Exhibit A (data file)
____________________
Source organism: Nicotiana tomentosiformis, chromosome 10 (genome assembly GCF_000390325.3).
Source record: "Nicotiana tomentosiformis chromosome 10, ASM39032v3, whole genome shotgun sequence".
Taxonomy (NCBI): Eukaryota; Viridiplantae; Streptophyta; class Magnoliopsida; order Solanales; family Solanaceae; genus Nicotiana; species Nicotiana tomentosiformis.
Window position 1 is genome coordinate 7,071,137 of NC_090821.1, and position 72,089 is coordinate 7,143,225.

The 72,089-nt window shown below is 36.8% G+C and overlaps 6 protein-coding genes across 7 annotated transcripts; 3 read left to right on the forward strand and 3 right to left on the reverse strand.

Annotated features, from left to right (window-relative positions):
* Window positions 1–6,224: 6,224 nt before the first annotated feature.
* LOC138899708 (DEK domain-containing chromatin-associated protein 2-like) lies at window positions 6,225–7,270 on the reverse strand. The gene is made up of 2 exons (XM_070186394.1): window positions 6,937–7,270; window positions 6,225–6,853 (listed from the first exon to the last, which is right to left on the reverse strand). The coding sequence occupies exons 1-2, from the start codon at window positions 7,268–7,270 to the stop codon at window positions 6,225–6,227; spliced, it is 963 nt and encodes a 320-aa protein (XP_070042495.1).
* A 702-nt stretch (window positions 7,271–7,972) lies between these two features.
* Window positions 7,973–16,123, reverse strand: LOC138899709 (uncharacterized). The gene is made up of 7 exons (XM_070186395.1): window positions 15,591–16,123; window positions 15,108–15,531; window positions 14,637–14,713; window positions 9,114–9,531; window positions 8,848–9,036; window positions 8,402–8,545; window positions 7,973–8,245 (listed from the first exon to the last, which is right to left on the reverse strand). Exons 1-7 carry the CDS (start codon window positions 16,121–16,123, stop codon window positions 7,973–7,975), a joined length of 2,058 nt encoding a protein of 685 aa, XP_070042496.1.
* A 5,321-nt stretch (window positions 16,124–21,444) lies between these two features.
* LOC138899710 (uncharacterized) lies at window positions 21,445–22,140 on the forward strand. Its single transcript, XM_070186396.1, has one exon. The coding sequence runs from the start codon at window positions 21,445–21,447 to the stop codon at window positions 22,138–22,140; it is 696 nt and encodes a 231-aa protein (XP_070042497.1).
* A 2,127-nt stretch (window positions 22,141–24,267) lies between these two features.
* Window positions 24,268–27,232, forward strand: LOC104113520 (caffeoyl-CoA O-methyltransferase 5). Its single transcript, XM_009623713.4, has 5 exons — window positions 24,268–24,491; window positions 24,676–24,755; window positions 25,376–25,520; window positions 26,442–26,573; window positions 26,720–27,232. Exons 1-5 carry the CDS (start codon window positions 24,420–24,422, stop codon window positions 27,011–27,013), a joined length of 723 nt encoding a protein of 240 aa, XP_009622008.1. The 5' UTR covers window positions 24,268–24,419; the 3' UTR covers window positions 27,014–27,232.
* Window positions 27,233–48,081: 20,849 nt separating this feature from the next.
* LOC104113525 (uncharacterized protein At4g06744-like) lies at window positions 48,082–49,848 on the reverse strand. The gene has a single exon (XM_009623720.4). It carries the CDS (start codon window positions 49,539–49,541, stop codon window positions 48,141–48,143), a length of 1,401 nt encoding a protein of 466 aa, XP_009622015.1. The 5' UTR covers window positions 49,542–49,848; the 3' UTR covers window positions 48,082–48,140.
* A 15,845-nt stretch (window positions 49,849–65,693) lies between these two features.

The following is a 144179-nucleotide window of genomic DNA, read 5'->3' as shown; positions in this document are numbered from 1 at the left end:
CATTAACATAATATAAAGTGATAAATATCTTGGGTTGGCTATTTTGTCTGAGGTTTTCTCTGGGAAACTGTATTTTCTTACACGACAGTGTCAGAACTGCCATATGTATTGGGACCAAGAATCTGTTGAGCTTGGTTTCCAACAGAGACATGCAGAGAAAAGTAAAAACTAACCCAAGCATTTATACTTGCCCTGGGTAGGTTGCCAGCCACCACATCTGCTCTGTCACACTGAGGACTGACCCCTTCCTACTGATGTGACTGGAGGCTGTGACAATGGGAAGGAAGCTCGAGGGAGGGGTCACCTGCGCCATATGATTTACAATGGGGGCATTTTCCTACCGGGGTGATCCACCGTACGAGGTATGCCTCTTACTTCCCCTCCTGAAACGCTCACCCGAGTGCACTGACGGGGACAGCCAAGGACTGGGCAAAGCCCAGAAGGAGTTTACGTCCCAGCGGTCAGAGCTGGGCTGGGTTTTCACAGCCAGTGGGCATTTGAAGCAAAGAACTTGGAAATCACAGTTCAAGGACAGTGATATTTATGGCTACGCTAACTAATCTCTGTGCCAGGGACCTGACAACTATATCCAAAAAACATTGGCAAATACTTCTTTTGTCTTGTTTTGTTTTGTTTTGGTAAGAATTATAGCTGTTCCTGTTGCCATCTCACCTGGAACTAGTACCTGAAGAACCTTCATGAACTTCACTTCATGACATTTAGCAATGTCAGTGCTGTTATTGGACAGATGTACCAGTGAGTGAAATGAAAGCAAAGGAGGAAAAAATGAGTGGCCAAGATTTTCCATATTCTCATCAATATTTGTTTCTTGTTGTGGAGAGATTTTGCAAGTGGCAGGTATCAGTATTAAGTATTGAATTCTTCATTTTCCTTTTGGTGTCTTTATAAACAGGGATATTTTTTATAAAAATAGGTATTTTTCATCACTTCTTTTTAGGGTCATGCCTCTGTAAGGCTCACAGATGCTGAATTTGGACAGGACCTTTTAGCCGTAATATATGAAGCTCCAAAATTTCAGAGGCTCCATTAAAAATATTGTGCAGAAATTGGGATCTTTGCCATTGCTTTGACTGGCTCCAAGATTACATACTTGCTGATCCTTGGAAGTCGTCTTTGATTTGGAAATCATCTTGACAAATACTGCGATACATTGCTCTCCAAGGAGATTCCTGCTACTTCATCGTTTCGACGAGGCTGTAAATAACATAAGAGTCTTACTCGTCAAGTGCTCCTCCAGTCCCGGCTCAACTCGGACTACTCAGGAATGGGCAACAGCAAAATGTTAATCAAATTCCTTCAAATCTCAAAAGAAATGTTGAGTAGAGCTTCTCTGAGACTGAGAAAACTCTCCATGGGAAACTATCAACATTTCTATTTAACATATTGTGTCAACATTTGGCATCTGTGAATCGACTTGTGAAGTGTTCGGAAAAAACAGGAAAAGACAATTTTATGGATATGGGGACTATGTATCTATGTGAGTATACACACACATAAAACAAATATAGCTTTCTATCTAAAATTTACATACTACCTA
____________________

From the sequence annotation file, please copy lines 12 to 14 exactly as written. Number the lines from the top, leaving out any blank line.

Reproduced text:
* LOC138899710 (uncharacterized) lies at window positions 21,445–22,140 on the forward strand. Its single transcript, XM_070186396.1, has one exon. The coding sequence runs from the start codon at window positions 21,445–21,447 to the stop codon at window positions 22,138–22,140; it is 696 nt and encodes a 231-aa protein (XP_070042497.1).
* A 2,127-nt stretch (window positions 22,141–24,267) lies between these two features.
* Window positions 24,268–27,232, forward strand: LOC104113520 (caffeoyl-CoA O-methyltransferase 5). Its single transcript, XM_009623713.4, has 5 exons — window positions 24,268–24,491; window positions 24,676–24,755; window positions 25,376–25,520; window positions 26,442–26,573; window positions 26,720–27,232. Exons 1-5 carry the CDS (start codon window positions 24,420–24,422, stop codon window positions 27,011–27,013), a joined length of 723 nt encoding a protein of 240 aa, XP_009622008.1. The 5' UTR covers window positions 24,268–24,419; the 3' UTR covers window positions 27,014–27,232.